This beautiful flag is made in the USA by Annin & Co., which has been in business since 1847. All fabrics used in Annin flags are made to strict specifications developed from extensive research, testing and long experience. Annin's quality control insures that we can offer you, our customers, the best quality flags and banners. You can find cheaper flags, but not flags of higher quality. Nyl-Glo--Describes flags made of 100% SolarMax nylon for outdoor use. Featuring white Polyester Duck heading and brass grommets, or a quadruple stitched mounting pole sleeve. Strong and durable, special parachute cloth treatment reduces sun and chemical deterioration. NYL-GLO ColorFast® U.S. Historical Flags MADE WITH SOLARMAX® NYLON FLAG MATERIAL. THE COLORS OF EVERY FLAG ARE GUARANTEED SOLARMAX THIS NYLON FLAG MATERIAL OUT PERFORMS OTHER NYLONS: • Best Resistance to Damaging Ultraviolet Radiation • Dense 200 Denier Nylon Weave • Longest Lasting Nylon Flag Material Available • Flies In The Lightest Breeze • Provides The Brightest Colors For A Great Appearance Hand fitted, double needle seam with back-stitch reinforcement. Two rows of stitching on top and bottom hems. Premium quality extra-strength polyester thread, color matched. Four rows of lock stitching with back-stitch reinforcements.
In the autumn of 1775, as the first ships of the Continental Navy readied in the Delaware River, Commodore Esek Hopkins issued, in a set of fleet signals, an instruction directing his vessels to fly a "striped" jack and ensign. The exact design of these flags is unknown. The ensign was likely to have been the Grand Union Flag, and the jack a simplified version of the ensign: a field of 13 horizontal red and white stripes. However, the jack has traditionally been depicted as consisting of thirteen red and white stripes charged with an uncoiled rattlesnake and the motto "Dont Tread on Me" (sic); this tradition dates at least back to 1880, when this design appeared in a color plate in Admiral George Henry Preble's influential History of the Flag of the United States. Recent scholarship, however, has demonstrated that this inferred design never actually existed but "was a 19th-century mistake based on an erroneous 1776 engraving".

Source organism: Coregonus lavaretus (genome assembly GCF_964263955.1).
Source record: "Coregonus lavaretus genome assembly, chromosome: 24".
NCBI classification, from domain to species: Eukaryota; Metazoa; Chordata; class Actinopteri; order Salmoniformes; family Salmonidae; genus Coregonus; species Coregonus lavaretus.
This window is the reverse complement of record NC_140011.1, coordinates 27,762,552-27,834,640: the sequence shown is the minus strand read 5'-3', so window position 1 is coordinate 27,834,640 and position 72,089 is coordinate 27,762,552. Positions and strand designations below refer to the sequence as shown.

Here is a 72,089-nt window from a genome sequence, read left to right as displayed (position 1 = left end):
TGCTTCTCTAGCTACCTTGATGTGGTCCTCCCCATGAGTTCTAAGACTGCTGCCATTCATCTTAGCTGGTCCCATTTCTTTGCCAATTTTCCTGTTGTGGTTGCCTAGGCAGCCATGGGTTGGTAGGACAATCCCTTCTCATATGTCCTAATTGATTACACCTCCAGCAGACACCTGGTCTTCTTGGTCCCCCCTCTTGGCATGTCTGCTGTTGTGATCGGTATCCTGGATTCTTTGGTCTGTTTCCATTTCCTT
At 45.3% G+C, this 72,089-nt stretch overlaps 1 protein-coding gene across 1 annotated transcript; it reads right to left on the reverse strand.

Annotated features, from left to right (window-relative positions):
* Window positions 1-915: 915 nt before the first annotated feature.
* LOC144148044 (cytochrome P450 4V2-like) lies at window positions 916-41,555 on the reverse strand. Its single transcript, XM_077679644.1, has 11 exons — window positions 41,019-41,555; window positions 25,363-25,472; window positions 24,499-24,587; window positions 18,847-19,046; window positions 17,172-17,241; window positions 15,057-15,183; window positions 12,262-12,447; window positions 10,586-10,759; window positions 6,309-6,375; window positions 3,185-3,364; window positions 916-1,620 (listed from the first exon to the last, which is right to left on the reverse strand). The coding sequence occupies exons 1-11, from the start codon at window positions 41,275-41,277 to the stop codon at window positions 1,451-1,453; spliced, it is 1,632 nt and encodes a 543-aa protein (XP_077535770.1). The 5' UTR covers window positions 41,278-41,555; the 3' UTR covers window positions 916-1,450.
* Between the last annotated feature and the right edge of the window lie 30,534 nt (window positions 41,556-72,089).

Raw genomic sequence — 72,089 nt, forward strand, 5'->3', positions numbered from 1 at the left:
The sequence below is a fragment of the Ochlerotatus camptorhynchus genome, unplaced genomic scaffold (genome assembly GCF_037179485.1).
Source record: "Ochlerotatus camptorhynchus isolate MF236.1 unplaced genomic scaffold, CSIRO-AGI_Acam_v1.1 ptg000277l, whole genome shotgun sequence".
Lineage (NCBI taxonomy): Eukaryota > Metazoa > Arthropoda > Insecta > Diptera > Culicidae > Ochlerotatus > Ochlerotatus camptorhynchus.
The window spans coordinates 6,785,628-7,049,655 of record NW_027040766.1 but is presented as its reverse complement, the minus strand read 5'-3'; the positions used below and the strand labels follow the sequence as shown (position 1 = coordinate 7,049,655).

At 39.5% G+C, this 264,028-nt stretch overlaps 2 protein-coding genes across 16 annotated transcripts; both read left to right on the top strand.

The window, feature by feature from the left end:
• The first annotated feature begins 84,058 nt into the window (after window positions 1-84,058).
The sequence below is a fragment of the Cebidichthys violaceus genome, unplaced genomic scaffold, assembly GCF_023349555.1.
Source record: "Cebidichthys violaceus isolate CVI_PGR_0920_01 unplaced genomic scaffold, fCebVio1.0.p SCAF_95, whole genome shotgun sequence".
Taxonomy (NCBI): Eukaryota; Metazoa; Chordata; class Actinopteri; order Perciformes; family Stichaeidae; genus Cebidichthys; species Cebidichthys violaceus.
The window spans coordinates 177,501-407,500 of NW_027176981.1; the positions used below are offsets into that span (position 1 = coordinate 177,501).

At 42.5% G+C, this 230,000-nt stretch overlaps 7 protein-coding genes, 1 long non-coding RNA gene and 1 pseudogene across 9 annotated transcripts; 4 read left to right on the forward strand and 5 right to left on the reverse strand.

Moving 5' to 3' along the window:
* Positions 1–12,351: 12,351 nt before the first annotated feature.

In 1778, John Adams and Benjamin Franklin wrote a letter to the Ambassador of Naples, thanking him for allowing entry of American ships into Sicilian ports. The letter describes the American flag according to the 1777 Flag Resolution, but also describes a flag of "South Carolina, a rattlesnake, in the middle of the thirteen stripes."
The rattlesnake had long been a symbol of resistance to the British in Colonial America. The phrase "Don't tread on me" was coined during the American Revolutionary War, a variant perhaps of the snake severed in segments labelled with the names of the colonies and the legend "Join, or Die" which had appeared first in Benjamin Franklin's Pennsylvania Gazette in 1754, as a political cartoon reflecting on the Albany Congress.
The rattlesnake (specifically, the Timber Rattlesnake) is especially significant and symbolic to the American Revolution. The rattle has thirteen layers, signifying the original Thirteen Colonies. And, the snake does not strike until provoked, a quality echoed by the phrase "Don't tread on me."